The 1942 telegram signed by one of the highest officials of the collaborationist Vichy regime urged local prefects in unoccupied France “personally” to supervise the transfer of thousands of Jews to deportation camps.
“The head of state wants you to take personal control of the measures taken with regard to the foreign Jews,” wrote René Bousquet, who was Vichy’s chief of police at the time. “You should not hesitate to destroy any resistance you may encounter among these populations.”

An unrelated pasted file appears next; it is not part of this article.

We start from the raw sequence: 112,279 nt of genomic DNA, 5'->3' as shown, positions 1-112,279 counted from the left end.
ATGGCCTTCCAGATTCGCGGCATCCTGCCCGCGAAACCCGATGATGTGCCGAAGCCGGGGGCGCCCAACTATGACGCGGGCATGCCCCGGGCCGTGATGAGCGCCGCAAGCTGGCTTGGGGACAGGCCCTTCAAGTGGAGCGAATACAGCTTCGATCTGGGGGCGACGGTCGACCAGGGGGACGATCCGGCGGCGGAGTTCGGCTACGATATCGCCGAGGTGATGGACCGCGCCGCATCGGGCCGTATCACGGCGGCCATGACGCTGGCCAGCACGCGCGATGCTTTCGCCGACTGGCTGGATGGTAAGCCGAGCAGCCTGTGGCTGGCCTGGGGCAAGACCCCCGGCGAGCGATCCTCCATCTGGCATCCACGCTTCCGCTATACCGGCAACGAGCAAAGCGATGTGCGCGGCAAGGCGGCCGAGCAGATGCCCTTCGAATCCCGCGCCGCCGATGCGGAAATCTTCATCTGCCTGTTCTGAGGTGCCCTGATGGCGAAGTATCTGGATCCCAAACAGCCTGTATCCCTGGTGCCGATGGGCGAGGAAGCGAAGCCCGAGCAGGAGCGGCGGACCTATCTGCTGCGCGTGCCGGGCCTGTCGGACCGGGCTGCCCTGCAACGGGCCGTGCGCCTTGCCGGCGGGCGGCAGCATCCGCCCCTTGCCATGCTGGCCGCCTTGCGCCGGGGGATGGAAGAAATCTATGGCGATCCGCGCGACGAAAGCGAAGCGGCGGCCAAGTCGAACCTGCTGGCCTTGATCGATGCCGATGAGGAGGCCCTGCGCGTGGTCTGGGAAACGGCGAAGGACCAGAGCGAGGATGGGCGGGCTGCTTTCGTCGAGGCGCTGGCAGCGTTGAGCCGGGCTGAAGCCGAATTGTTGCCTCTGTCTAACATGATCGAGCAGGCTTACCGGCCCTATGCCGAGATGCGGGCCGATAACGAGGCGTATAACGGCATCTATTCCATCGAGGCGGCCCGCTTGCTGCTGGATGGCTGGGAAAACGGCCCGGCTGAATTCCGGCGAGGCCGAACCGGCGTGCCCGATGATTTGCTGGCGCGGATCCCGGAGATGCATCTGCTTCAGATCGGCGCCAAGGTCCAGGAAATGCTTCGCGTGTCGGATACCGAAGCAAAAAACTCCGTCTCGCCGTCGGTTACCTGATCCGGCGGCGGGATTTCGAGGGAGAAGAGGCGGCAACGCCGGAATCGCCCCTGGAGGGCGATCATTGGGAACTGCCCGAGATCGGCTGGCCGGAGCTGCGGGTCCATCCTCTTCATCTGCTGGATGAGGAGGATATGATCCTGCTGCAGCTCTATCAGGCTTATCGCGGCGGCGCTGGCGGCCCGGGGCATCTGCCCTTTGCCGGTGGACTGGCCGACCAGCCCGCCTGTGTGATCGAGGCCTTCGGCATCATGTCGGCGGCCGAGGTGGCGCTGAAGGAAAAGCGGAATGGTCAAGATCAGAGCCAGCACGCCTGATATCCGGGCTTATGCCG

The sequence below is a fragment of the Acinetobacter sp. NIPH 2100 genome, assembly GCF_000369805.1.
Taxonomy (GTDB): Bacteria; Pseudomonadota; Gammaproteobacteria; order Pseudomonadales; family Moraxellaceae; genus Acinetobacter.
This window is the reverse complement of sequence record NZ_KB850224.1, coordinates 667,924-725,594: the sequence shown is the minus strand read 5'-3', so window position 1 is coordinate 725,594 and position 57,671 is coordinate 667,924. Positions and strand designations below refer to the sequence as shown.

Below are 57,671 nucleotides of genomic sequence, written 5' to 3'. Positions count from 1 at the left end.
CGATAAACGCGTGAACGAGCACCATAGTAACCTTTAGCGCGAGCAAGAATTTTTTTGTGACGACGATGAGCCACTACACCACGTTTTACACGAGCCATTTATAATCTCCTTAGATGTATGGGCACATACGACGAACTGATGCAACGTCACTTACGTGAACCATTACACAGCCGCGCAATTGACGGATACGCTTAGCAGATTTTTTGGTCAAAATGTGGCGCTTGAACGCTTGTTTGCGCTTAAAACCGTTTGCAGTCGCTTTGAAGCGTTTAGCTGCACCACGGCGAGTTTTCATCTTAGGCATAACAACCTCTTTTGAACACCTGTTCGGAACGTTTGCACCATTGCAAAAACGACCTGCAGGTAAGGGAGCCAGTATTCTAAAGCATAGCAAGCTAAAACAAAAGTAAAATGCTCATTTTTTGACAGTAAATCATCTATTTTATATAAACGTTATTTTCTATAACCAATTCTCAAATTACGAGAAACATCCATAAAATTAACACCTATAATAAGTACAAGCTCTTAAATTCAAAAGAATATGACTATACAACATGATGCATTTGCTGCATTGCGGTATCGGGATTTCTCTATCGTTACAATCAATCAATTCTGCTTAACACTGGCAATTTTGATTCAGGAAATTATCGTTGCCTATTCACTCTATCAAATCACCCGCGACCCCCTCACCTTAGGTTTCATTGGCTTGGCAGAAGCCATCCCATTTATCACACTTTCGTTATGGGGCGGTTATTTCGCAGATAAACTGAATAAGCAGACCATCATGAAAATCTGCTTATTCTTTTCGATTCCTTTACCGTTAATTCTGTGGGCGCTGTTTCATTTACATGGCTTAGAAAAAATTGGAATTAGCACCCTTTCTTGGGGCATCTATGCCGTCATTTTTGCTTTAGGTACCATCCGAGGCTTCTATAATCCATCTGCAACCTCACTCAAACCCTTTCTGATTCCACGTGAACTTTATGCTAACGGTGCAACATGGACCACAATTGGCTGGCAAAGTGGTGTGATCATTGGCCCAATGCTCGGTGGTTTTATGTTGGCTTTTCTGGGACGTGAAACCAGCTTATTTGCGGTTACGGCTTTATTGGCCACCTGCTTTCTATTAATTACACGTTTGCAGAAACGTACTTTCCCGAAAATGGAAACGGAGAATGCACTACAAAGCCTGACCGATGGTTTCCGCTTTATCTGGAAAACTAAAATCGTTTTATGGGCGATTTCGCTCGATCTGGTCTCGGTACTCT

The telegram was part of Bousquet’s legal file after he was formally accused in 1989 of crimes against humanity for orchestrating the roundup of Jews and for ordering the deportation of Jewish children. (He had largely escaped punishment for his collaboration just after the war, but was murdered in 1993 while the charges were being investigated.)